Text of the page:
15. Carry on, but slow your pace down! Folks like Ken Rockwell & Tony Northrup get hold of every bit of latest gear, to remain popular reviewers. Maybe they are managing to make a living from their links to shopping sites and tips that way. But if your stuff is doing your thing; why bother? MFT sounds like the dialectic synthesis of your trip from DSLRs through high end compacts. - Fine. - I guess you settled for it and am not sure what you might like next and why. - I am a lazy photographer myself too. My Leica Ms are on auto everything i.e. ISO & shutterspeed when I am walking around. I might enter manual since there is probably no AE lock in them. I do histogram chimping and am somewhat conscious of the camera's selections. But TBH: If somebody as dumb as I am can pick right settings, why shouldn't tiny computers be able to do the same? There are enough no-brainer situations in handheld photography to give even program mode a right to exist. - Happysnapping with Fujis I would most likely not leave it either. Manual mode has its place but gets overrated. - Shopping: I here am not happy without a 2nd body at hand. - Stuff breaks, bitches and as nice as interchangeable lenses are, juggling them is no fun. - Some people live happily with 12mm as their widest, others fancy wider. 150mm is long enough for my taste but I am no birder / sports- / wildlife photographer. How about fast primes for selective focus? - I'd be lusting after the Panasonic 42.5mm YMMV. Bottom line: Shoot what you have until you know that you want something else too. These days I recommend buying "the next mile stone" instead of faint hints of improvement. This includes megapixels you neither print nor need to fill your screen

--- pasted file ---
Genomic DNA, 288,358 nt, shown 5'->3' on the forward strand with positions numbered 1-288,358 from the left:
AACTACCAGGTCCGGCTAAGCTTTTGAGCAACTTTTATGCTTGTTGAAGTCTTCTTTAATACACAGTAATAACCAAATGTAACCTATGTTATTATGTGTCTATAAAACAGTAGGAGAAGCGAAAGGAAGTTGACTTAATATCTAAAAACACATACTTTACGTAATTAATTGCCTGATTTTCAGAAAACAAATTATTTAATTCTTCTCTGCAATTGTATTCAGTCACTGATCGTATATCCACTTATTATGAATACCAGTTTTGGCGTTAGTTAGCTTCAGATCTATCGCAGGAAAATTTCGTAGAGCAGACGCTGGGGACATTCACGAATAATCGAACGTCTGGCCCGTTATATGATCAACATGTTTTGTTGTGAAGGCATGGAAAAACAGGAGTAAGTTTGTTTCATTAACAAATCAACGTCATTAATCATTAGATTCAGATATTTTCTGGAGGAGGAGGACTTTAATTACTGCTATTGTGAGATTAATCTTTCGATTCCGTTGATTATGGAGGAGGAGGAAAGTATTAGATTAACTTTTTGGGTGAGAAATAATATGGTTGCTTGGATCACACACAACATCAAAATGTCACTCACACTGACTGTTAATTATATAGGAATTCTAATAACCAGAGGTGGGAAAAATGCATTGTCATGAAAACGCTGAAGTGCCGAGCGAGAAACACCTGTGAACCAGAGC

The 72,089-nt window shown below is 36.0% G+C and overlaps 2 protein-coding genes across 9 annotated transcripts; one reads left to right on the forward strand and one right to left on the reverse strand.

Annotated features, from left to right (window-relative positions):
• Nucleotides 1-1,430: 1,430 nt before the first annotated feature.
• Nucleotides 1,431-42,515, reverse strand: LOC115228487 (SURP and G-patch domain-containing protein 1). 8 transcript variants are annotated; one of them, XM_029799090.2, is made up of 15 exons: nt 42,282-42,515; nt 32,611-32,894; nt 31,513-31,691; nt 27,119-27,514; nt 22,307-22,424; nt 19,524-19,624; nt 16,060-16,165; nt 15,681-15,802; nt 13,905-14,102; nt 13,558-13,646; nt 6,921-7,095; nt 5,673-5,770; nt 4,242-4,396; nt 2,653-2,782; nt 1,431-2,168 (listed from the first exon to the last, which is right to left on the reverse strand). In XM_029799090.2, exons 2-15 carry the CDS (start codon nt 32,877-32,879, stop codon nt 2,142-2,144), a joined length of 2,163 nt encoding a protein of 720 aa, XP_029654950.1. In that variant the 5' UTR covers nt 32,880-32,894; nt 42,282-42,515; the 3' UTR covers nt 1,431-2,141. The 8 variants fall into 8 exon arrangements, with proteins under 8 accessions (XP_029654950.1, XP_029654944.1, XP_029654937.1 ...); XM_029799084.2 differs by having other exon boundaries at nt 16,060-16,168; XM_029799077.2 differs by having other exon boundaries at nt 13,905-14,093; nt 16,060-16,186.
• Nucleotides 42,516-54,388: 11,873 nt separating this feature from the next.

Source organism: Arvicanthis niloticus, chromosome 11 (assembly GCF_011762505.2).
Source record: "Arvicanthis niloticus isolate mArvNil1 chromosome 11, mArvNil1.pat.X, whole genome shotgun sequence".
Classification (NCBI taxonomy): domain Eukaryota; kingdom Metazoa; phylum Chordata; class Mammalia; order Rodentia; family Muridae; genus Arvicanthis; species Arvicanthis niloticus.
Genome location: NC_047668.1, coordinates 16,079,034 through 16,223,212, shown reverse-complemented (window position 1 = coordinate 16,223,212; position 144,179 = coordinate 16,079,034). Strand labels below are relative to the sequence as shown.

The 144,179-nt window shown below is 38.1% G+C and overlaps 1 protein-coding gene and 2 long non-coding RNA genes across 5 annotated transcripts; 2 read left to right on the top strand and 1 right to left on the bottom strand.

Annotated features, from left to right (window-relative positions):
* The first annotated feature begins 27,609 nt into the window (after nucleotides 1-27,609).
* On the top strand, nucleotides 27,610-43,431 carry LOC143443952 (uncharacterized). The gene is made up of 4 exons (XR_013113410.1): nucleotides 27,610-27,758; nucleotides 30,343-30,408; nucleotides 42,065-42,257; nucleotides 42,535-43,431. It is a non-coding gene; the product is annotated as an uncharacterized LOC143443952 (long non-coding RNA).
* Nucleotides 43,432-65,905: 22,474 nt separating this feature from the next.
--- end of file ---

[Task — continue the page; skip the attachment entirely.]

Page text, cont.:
16. It is really important to develop your vision and tailor you equipment to it, not the other way around. I replace equipment for a couple of reasons -- it wears out, it breaks and replacement is better than repair, or new technology enhances my ability to produce image that meet my vision. If I were to weight what I value it would be 60% software and 40% photo equipment.
     
  17. "Lately, it seems I'm more into buying and replacing my gear than the actual photography." Hmmmm. Maybe you need to explore different hobbies!